Alicante - a tour of the more beautiful Buildings and Monuments
Alicante City has a wonderful heritage that can be experienced through many of its building and monuments. We have chosen come of the key sights to see and compiled a short tour that is easily achievable in an afternoon or morning. So put on your walking shoes and lets go!
We start off in the barrio below the Castle, and opposite the beach area, in the street called Jorge Juan as here you can visit the oldest church in Alicante.
Iglesia de Santa Maria (St Mary's Church) was built in a gothic style between the 14th and 16th centuries and stands on the foundations of a Moorish mosque. There is a wide range of art kept in the church with two of the most valuable dating from the 15th century. Of particular interest is the 16th century white marble font that is attributed to the school of Michelangelo.
Walk a little further along the street toward La Ramblas and you will find the Ayuntamiento (Town Hall) which, with its twin towers, strikes an impressive pose over a square lined by arcaded walkways. Step inside to see the dramatic statue of Dali, and below it, on the lowest step of the staircase, you can see the 'cota zero' a brass stud used to measure the height of the sea level of all Spanish Towns. But don't stop there - go up the stairs to see the striking 'blue' room and the small chapel.
Still moving towards La Ramblas, two streets back you can find the imposing Catedral de San Nicolás de Bari (Cathedral of Saint Nicholas of Bari). Completed in 1662, it dominates the warren of streets that have wrapped themselves around it. Once again this was built on the remains of a mosque (a common practice in those days, to eradicate any trace of the Moors) and has a wonderful blue dome that raises to over 45m. Do visit inside the Cathedral and have a glance at the communion chapel, it's considered one of the most beautiful in Spain.
Walking a little way along past the Cathedral you start to climb uphill in to the area known as Santa Cruz. Here amongst narrow streets more reminiscent of Seville you will find the Chapel of Santa Cruz (Holy Cross). Constructed at the end of the 18th century it once formed part of the old town walls and now plays a large part in the Easter celebrations when one of the large heavy floats containing a religious icon is expertly maneuvered around the tight bends and carried into the church.
Now head back to La Ramblas and about half way up turn left onto Teatro Street and you will see the Teatro Principal (Main Theatre). This is a fine example of neo-classical construction and when it was completed in 1847 the interior was designed to be as grand as the exterior: in its day it was considered quite audacious! This is the centre of culture for the city where performances of ballet, opera and theatre can be enjoyed - so do check out the programme of events.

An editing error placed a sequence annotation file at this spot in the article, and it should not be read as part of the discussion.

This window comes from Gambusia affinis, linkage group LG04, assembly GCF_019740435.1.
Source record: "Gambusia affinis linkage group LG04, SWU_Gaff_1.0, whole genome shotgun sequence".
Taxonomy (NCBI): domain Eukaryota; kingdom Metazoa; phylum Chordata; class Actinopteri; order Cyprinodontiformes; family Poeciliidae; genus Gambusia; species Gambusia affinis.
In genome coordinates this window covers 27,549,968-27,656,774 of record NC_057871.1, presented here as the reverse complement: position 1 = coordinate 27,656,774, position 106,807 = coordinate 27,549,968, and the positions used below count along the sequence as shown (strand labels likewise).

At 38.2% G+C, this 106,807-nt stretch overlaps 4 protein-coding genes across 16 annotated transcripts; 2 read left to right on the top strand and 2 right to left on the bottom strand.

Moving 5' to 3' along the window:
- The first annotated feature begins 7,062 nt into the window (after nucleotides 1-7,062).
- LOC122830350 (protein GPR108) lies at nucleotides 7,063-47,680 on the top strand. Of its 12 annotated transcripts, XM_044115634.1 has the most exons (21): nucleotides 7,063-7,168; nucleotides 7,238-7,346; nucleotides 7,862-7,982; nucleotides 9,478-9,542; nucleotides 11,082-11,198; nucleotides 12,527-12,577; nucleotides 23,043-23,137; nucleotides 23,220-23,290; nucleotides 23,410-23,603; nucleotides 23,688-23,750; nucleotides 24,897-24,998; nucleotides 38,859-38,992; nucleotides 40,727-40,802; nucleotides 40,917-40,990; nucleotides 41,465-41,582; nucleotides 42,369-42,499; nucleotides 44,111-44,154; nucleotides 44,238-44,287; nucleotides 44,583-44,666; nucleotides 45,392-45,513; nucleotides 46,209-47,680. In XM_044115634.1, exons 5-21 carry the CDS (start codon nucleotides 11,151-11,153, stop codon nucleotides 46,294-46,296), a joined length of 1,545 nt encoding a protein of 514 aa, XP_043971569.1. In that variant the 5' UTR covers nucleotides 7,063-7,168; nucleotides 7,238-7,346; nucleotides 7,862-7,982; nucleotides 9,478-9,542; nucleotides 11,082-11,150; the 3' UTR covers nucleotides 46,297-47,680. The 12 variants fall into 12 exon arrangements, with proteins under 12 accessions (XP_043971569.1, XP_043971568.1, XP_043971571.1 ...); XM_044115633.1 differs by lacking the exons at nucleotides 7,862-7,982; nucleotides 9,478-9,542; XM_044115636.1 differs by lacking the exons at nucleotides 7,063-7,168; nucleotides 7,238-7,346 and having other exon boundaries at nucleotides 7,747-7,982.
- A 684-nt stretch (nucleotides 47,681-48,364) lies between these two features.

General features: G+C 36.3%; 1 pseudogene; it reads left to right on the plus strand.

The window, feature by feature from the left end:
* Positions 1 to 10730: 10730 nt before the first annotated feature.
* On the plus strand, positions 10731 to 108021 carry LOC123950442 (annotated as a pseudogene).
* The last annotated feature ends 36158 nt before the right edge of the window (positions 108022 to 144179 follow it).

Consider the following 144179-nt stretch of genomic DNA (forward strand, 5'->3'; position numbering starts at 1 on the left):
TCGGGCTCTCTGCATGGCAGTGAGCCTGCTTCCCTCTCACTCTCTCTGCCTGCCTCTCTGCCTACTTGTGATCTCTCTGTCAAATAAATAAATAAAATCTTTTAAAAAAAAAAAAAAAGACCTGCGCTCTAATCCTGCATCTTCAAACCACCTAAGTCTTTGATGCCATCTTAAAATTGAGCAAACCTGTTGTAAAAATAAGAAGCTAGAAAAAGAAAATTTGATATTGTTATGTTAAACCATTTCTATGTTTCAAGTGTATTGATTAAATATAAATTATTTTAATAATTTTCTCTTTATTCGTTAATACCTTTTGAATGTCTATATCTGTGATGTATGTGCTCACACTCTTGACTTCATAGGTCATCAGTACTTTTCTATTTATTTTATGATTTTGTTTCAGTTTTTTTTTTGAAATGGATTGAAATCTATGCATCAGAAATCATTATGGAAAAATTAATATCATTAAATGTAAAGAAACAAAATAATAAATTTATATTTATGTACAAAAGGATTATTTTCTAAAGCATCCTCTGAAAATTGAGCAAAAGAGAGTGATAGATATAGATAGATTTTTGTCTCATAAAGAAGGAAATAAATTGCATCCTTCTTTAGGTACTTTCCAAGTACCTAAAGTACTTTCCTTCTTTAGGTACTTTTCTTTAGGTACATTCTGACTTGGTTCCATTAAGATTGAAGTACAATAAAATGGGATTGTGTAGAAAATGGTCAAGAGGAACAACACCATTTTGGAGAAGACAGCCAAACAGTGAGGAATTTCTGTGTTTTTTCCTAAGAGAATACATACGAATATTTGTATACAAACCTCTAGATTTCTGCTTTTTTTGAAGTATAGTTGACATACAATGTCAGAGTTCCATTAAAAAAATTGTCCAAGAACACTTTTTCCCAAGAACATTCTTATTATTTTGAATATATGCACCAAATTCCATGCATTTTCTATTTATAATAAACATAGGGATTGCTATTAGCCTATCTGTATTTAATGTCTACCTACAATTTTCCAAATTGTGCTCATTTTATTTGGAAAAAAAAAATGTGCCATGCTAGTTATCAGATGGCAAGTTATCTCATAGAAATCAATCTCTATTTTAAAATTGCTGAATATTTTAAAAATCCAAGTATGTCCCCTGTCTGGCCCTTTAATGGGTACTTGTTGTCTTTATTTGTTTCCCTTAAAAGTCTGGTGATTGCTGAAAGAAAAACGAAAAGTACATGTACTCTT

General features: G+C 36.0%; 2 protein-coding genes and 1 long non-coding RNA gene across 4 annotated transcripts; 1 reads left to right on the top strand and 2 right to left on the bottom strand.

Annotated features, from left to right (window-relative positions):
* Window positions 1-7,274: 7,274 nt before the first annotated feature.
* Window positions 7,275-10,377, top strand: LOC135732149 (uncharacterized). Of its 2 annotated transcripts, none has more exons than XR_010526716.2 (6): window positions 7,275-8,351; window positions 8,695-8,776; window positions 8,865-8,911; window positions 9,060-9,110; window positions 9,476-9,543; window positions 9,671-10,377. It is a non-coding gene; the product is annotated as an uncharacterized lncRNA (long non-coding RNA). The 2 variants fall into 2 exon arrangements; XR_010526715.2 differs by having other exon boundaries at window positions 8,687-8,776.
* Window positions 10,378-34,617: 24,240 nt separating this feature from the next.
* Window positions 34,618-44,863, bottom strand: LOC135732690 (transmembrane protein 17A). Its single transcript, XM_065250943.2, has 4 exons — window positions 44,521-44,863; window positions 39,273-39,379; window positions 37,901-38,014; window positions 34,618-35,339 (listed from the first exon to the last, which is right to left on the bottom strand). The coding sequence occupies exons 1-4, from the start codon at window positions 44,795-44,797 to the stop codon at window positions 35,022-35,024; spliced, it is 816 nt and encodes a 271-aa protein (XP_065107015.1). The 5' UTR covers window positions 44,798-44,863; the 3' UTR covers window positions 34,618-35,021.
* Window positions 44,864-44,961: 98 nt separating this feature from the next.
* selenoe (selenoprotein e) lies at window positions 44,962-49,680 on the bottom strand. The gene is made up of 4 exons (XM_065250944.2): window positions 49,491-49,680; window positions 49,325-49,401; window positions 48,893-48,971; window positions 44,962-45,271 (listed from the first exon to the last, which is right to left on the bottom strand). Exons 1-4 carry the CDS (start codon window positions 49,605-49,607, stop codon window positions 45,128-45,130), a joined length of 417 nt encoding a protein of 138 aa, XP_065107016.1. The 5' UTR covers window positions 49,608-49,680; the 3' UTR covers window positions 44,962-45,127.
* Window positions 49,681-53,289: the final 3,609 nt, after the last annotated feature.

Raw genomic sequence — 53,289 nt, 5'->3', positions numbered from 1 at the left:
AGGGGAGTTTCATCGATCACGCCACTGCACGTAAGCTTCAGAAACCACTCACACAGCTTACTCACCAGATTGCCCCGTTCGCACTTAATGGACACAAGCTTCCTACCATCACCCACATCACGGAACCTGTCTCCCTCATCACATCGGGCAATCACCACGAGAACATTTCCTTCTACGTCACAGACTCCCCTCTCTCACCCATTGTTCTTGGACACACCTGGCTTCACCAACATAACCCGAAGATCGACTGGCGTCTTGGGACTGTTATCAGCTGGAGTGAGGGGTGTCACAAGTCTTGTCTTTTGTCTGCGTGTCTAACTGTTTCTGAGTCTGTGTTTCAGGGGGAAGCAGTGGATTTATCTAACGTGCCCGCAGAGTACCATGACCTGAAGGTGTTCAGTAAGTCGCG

Carrying on to the top end of La Rambla and across the road is the Mercado Central (Central Market). The art deco building has two floors; meat is sold on one and fish on another. This impressive building is usually a hive of activity most mornings and gives you an opportunity to experience a slice of Spanish life! At the back of the mercado is the daily flower market: full of colour and perfume - don't miss it!
Finally carry on along the street called Calderon de la Barca (running from the back of the market) and at the top you will come across the fabulous Plaza de Toros (Bullring). Built in 1849 it is one of the oldest in Spain and is still in use today. Here you will find a museum dedicated to bullfighting where artifacts such as capes and costumes are on show along with the occasional stuffed bulls' head. If you visit on Saturday morning there is usually a busy market being held. Outside the bullring is a marvelous bronze statue of racing bulls, whilst the square that the bullring is on is filled with jets of water that bubble up from the pavements - great for the kids to jump over on a hot summers day!
If you've reached this far then you may want to walk a few hundred meters to the right where you will be able to view what was once the poorhouse of Alicante. Formally a Bishop's palace, the building that dates from 1752 became a tobacco factory in 1801 and until recently was still functioning as one.
The Ibero-Roman City of Lucentum was found on the hill known as Tossal de Mansis in the later part of the 18th century. This 'city' which covered 30,000m2 is the origin of Alicante and it has been listed as a National Historical site since 1961. Only 200m of its 1.3km of streets have been excavated but the finds have included sections of the ancient city walls from the 3rd century BC and pottery from the late 5th century BC. As a city, Lucentum was riding high in the first century of the Christian era and at the site you can view remains of its streets, thermal baths and also the homes of its inhabitants.
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